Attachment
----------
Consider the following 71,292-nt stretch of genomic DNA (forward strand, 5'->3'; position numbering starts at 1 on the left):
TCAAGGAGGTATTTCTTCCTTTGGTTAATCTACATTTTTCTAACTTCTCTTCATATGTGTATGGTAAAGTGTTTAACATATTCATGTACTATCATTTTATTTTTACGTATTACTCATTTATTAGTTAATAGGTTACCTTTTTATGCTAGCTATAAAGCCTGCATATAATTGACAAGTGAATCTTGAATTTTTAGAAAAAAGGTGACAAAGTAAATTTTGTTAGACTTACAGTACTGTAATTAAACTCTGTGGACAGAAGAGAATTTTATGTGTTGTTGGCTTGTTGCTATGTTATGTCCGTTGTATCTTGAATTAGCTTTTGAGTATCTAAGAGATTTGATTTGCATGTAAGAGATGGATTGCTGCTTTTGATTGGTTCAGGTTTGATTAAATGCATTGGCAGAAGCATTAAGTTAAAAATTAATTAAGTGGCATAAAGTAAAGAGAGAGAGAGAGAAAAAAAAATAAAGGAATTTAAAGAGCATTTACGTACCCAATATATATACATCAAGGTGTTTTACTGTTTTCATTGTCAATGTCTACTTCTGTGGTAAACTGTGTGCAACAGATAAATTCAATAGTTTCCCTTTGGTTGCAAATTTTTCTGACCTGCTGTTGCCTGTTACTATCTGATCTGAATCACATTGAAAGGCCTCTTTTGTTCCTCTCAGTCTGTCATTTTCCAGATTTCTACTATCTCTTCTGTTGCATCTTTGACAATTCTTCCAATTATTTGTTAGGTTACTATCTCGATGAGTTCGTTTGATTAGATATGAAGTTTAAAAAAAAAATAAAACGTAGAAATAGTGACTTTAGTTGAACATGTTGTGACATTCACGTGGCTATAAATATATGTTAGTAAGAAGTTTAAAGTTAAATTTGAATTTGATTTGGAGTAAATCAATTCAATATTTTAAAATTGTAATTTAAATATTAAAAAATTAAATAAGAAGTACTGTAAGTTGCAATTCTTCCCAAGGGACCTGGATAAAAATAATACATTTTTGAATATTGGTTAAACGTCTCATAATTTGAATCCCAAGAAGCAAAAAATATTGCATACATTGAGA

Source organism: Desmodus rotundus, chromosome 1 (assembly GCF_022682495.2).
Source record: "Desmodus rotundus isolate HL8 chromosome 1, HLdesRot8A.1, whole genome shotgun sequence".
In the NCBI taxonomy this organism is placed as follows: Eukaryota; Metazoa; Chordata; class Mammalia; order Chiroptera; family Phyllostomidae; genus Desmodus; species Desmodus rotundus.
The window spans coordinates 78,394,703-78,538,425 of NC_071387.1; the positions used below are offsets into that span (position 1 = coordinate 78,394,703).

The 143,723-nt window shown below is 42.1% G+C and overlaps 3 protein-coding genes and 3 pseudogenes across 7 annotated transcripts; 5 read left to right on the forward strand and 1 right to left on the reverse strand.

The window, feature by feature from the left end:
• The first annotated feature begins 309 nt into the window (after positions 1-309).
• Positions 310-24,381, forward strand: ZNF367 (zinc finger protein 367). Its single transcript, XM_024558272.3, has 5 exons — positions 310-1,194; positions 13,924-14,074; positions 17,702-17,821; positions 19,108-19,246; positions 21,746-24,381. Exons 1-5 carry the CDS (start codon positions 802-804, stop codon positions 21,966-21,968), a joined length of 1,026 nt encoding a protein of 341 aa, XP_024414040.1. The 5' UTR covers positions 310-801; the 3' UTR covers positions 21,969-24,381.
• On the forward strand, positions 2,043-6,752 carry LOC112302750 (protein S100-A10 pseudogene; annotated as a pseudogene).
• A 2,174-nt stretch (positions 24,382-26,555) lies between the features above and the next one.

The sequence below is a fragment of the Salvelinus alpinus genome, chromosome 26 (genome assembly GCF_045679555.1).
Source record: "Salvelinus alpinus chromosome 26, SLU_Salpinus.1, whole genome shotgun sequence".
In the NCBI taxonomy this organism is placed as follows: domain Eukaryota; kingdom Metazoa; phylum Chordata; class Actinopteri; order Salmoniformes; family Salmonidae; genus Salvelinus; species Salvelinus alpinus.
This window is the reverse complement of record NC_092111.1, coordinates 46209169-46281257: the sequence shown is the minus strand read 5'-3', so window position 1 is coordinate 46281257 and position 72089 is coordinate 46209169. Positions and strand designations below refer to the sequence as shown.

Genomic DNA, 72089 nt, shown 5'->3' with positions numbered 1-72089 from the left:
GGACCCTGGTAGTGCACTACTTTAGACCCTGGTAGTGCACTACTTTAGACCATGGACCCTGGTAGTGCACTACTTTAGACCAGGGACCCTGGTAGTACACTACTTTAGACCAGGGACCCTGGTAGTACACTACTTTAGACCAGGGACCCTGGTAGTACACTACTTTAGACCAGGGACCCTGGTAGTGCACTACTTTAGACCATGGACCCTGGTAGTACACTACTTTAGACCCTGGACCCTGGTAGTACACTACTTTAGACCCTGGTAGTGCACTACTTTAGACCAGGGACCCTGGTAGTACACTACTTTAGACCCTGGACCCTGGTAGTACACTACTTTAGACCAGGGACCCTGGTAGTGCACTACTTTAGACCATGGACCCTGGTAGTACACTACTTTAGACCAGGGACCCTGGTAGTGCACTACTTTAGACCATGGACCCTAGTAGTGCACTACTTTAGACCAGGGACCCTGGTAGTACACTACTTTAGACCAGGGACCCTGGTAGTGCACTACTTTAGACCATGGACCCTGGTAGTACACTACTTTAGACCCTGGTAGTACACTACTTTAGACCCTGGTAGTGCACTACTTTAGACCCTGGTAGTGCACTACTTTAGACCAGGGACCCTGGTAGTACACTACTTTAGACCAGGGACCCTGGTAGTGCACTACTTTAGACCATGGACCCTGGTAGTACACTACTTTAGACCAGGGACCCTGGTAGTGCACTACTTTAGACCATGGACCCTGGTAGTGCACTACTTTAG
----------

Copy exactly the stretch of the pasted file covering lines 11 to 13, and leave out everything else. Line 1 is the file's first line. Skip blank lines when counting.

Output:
• On the forward strand, positions 2,043-6,752 carry LOC112302750 (protein S100-A10 pseudogene; annotated as a pseudogene).
• A 2,174-nt stretch (positions 24,382-26,555) lies between the features above and the next one.

The sequence below is a fragment of the Salvelinus alpinus genome, chromosome 26 (genome assembly GCF_045679555.1).